1. This step does not run by default unless there is a dedicated background observation properly linked to the science observations. Science data cubes for programs that did not include dedicated backgrounds will not be background-subtracted unless users create and provide a custom 1-D background spectrum to the master background routine.
    2. If data are designated as linked background observations, then extract_1d will use the entire field of view as the extraction region. The master_background step recognizes the type of background exposure and uses the appropriate "x1d" data product to produce the master background. 
    3. At present, the master background spectrum can have arbitrary spectral structure. Possible future revisions to this routine are under consideration that would enforce a background model that varies smoothly as a function of wavelength, helping to reduce noisy artifacts from cosmic ray showers that can remain even after sigma-clipping throughout the field of view.

  3. Annular background subtraction during spectral extraction
    1. (calwebb_spec2): If processing any target indicated as a point source, the extract_1d step will compute a background spectrum using a sigma-clipped algorithm in an annulus surrounding the location of the source. By default, this background spectrum will be subtracted from the 1-D science spectrum extracted from the circular aperture centered on the source (accounting for the effective area of that aperture). Both the background annulus and circular aperture increase in size with wavelength.
    2. (calwebb_spec3): As in calwebb_spec2, the process of spectral extraction from a 3-D data cube for point sources by default applies a background subtraction from an annular region surrounding a point source. Even in cases for which master background subtraction was already done, the annular background subtraction should be performed since the aperture correction factors applied to the data are derived assuming that the fraction of the PSF contained within the background annulus has been subtracted from the data.

Outlier detection

Despite the jump step in the calwebb_detector1 pipeline flagging jumps due to cosmic rays in the ramps of individual pixels, outliers can nonetheless persist into the calibrated 2-D data products and cause unphysical spikes in the extracted 1-D spectra. The majority of these outliers are due to warm pixels that are not flagged in the bad pixel mask.

In standard imaging modes, the approach to outlier detection is to create a version of the final scene from each input frame, median these together to get a "clean image," and blot this back to the detector frame of individual exposures to identify any outliers. Since the MRS is severely undersampled (see MIRI MRS PSF and Dithering) this resampling both forward and backward from individual exposures results in significant artifacts around unresolved point sources. These artifacts can confuse such projection-based outlier detection algorithms (a version of which was implemented in commissioning and early Cycle 1), resulting in both poor rejection of outliers and occasional rejection of some spectral segments of genuine point sources.

Since jwst pipeline version 1.11.0 and greater, an algorithm for outlier detection has been implemented that uses a more classical approach from CCD image processing to identify sharp features on the detector that are inconsistent with the known detector PSF. This approach does substantially better at flagging real outliers while not flagging science signal in the many possible kinds of JWST targets, and runs many times faster than the original algorithm. While an improvement on the original routine, outlier detection is still imperfect and some outliers can remain in the data cubes and extracted spectra for some science programs. As additional improvements are tested the corresponding algorithms will be updated as necessary.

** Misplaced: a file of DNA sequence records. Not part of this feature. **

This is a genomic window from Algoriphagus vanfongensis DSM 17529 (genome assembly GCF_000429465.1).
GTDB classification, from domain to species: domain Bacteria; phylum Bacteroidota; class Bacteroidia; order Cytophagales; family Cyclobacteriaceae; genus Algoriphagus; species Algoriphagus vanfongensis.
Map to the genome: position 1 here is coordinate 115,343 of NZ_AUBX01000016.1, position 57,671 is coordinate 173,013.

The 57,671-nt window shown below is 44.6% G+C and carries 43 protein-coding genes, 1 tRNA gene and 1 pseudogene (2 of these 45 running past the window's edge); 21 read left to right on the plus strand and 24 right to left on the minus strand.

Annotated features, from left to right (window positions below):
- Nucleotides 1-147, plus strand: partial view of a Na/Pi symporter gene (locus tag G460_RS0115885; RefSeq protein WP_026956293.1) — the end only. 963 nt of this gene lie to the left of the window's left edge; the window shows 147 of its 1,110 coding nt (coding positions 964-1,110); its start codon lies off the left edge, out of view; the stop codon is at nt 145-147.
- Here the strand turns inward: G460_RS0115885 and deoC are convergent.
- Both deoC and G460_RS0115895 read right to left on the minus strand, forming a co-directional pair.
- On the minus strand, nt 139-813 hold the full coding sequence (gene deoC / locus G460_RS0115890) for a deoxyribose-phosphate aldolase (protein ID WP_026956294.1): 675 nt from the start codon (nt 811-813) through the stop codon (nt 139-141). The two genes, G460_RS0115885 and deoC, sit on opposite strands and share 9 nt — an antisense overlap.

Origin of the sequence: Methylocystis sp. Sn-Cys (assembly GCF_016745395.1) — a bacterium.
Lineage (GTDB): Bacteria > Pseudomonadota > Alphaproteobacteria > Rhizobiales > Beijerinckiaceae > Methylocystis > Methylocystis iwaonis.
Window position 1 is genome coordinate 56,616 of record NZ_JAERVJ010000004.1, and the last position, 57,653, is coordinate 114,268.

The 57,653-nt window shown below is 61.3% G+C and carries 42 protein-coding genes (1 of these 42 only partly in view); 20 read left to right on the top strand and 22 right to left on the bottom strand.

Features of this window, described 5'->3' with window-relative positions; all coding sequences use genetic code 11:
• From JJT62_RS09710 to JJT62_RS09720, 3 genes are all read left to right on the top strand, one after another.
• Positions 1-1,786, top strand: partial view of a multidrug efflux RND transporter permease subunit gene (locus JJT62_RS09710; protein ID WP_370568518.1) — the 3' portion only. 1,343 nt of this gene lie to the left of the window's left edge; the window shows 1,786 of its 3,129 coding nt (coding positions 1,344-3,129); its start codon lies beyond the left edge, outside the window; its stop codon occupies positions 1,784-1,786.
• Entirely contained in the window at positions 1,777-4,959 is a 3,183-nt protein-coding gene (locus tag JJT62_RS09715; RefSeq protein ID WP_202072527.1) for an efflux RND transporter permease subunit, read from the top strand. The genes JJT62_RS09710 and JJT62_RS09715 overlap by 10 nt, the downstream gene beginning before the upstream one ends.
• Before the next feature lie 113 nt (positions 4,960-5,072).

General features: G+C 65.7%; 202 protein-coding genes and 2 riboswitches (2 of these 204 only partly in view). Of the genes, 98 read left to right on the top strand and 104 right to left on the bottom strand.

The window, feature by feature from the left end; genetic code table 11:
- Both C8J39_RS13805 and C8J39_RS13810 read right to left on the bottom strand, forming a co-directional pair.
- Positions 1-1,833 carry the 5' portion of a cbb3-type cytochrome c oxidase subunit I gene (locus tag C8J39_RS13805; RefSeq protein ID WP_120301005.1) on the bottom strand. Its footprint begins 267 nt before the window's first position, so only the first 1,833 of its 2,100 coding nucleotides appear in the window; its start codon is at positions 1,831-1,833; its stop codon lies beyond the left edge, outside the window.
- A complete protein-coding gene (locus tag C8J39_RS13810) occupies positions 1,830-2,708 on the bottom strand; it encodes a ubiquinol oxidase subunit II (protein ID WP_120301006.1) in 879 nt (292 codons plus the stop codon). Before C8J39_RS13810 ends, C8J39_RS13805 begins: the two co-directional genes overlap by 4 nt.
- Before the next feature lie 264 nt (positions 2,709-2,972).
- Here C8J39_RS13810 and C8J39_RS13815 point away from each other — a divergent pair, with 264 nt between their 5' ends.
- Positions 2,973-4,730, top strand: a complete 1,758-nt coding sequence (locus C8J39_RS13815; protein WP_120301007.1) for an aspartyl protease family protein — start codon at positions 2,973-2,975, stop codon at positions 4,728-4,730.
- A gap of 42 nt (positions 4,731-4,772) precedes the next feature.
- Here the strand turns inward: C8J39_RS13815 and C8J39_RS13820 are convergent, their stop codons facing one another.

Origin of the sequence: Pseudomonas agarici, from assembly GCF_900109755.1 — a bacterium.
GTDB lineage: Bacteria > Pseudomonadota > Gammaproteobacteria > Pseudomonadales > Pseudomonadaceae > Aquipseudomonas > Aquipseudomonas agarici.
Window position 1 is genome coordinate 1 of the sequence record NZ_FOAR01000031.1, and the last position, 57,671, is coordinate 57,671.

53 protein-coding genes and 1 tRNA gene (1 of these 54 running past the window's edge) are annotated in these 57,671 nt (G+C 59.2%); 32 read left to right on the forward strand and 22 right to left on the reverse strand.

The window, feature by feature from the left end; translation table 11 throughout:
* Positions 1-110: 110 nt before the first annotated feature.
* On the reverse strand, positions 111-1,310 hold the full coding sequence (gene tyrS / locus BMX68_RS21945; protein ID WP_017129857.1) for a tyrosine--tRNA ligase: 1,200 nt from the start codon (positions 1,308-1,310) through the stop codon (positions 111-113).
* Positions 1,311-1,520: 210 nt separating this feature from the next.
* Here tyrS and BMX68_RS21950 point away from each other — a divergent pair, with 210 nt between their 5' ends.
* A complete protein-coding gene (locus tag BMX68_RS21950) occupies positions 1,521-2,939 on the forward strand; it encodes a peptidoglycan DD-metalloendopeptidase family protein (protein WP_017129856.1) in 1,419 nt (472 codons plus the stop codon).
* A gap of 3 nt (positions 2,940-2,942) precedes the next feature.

Cube building

The cube_build step combines the individual 2-D frames of dispersed IFU data to create a regularized 3-D spectral cube. By default, cube building uses a 3-D variant of the classical drizzle algorithm to apportion the flux to individual cube voxels based on the relative volumetric overlap between the output voxels and the input detector pixel footprint, although an alternative method using a flux-conserving version of Shepard's method with an exponential weighting kernel (EMSM) is also available. Both algorithms are described by Law et al. 2023 and have similar performance although the 3-D drizzle approach provides data cubes with a slightly sharper PSF since the exponential weighting inherent in the EMSM approach effectively smooths the data cubes by a small kernel function. (This smoothing can, however, also serve to partially mitigate the impacts of resampling noise). The cube building algorithm can be selected using the weighting argument to cube_build:

calwebb_spec3.cube_build.weighting = 'drizzle' or 'emsm'

The FOV, slice width, number of slices, spectral resolution, and plate scales are different for each channel. The cube_build step will use the "cubepar" reference file (e.g., jwst_miri_cubepar_0012.fits) to determine the proper defaults for the spaxel scale and wavelength sampling of a given IFU data cube (see discussion by Law et al. 2023). If building cubes from a single MRS band (e.g., 1A) or channel (e.g., 2A + 2B + 2C) the resulting IFU cube will have a linearly-spaced step in the wavelength dimension. Cube building can also combine together data from multiple different channels (e.g., Ch1 + Ch2), in which case the IFU cube will have a non-linear wavelength solution designed to reasonably sample the spectral LSF as a function of wavelength throughout the entire cube. In such multi-channel cases the spatial scale is set to the scale appropriate for the shortest wavelengths in the cube. Individual band, full-channel (default for the JWST pipeline), or all-wavelength cubes can be specified using the output_type argument to cube_build:

calwebb_spec3.cube_build.output_type = 'band', 'channel', or 'multi'